Advantages And Disadvantages Of E-Learning

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Content Content 1 List of Table 2 List of Charts 3 Introduction 4 D-Learning 5 Reference 6 List of Table List of Charts Introduction Instructors frequently are called upon to teach people who are scattered across a large geographic area. While it’s sometime necessary to bring together those individuals in one location, their learning needs often can be met remotely. Without sacrificing the quality education learners expect from a classroom-based program, trainers can use d-learning, e-learning and m-learning strategies to develop a comprehensive curriculum that will meet the diverse needs of their widespread audiences. As technology continues to advance, m-learning, or mobile learning, is allowing learners to access training courses and educational tools on…show more content…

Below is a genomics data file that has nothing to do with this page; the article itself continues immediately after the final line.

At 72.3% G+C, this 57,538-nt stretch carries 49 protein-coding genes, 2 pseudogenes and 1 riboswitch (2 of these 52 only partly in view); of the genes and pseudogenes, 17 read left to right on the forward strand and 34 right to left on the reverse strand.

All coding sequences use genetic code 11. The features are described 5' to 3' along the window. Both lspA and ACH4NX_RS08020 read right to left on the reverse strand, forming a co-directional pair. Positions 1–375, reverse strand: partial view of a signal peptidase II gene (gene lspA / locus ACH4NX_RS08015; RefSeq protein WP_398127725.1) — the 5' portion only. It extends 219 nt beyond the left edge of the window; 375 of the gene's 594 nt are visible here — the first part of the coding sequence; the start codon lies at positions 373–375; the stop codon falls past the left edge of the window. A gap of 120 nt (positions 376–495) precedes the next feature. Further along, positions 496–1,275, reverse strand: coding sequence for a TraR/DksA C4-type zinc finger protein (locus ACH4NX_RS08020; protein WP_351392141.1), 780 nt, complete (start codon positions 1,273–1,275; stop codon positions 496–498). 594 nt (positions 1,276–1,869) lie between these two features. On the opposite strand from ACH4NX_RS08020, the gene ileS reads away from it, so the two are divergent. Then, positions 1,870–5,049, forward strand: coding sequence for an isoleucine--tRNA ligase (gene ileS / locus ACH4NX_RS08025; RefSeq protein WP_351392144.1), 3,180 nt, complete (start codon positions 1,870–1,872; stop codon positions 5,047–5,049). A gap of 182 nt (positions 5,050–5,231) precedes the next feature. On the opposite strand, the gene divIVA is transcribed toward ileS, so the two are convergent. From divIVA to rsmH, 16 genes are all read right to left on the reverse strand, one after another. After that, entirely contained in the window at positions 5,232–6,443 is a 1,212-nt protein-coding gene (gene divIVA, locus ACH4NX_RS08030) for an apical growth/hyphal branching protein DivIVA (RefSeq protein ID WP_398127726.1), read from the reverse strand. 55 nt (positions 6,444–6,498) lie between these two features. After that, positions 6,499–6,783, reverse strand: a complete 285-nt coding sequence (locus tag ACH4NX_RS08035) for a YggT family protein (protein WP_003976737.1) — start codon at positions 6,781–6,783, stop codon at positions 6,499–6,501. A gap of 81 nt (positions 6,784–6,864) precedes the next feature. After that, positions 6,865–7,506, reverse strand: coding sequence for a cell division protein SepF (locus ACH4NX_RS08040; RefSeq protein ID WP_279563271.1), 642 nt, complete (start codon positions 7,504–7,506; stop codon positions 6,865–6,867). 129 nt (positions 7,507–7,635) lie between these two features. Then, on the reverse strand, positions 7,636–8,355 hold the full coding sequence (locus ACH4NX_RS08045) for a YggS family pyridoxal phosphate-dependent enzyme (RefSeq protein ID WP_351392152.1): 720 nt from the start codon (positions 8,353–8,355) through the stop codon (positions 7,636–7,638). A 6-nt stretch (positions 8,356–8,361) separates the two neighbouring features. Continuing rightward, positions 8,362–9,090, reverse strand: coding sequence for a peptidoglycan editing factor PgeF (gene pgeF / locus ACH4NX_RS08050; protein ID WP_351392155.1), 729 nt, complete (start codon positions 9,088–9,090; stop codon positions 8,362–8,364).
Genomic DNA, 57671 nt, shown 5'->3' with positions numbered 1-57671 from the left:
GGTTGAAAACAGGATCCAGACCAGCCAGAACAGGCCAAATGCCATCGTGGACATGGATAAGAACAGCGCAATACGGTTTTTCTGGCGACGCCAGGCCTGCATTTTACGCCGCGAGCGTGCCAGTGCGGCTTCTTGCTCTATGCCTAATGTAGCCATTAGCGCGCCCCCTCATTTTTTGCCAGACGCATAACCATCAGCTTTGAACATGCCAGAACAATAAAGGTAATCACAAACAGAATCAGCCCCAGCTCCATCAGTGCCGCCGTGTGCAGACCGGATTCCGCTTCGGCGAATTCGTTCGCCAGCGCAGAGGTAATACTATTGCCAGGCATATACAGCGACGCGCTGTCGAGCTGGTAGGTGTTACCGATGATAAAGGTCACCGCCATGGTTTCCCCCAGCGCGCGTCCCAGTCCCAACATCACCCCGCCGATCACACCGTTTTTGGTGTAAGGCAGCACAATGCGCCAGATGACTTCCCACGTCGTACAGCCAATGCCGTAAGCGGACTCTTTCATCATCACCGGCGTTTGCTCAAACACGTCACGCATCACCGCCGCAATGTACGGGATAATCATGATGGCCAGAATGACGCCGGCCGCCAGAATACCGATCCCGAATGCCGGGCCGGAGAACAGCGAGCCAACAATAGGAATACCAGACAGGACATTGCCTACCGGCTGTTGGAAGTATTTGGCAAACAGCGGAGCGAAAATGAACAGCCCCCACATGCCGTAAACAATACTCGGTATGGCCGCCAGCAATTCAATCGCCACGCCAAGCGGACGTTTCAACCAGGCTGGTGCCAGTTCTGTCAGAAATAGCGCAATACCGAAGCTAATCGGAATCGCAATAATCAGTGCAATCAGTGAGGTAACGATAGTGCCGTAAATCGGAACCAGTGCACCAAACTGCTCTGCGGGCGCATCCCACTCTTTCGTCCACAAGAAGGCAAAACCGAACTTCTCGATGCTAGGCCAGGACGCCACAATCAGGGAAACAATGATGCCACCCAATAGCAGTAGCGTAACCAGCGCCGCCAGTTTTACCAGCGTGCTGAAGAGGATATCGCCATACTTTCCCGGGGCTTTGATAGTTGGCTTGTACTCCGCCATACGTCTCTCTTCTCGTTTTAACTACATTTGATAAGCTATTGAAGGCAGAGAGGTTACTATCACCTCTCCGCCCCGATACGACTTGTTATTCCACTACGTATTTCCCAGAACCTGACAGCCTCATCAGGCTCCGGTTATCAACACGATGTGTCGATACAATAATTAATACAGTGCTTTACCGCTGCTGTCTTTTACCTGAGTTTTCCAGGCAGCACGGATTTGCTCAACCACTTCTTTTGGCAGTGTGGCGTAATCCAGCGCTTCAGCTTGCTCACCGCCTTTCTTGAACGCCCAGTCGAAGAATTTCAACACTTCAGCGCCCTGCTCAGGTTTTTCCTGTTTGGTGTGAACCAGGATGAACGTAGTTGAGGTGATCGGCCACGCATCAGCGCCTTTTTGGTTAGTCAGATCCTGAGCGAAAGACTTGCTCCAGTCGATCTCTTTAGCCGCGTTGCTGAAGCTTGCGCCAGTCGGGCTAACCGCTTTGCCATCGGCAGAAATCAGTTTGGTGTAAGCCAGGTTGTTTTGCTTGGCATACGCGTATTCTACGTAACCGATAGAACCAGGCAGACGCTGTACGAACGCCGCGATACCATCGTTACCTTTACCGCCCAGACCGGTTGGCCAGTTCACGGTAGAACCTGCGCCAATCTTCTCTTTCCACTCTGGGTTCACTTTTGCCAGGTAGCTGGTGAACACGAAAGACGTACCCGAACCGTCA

This method offers students the chance to meld text, audio, video with personal interaction with their instructors and peers. E-Learning 2.0 By Stephen Downes This article published as E-Learning 2.0 in eLearn Magazine. [Link] Type: C - Publications in Trade Journals [List all Publications] I have presented on the topic of E-Learning 2.0 a number of times in the last few months, but this is the first article covering the topic from beginning to end. Published in today's eLearn Magazine, the article is, I think, a way to comprehend what lies ahead in the field of e-learning. E-learning as we know it has been around for ten years or so. During that time, it has emerged from being a radical idea—the effectiveness of which was yet to be proven—to something that is widely regarded as mainstream. It's the core to numerous business plans and a service offered by most colleges and universities. And now, e-learning is evolving with the World Wide Web as a whole and it's changing to a degree significant enough to warrant a new name: E-learning 2.0. Where We Are

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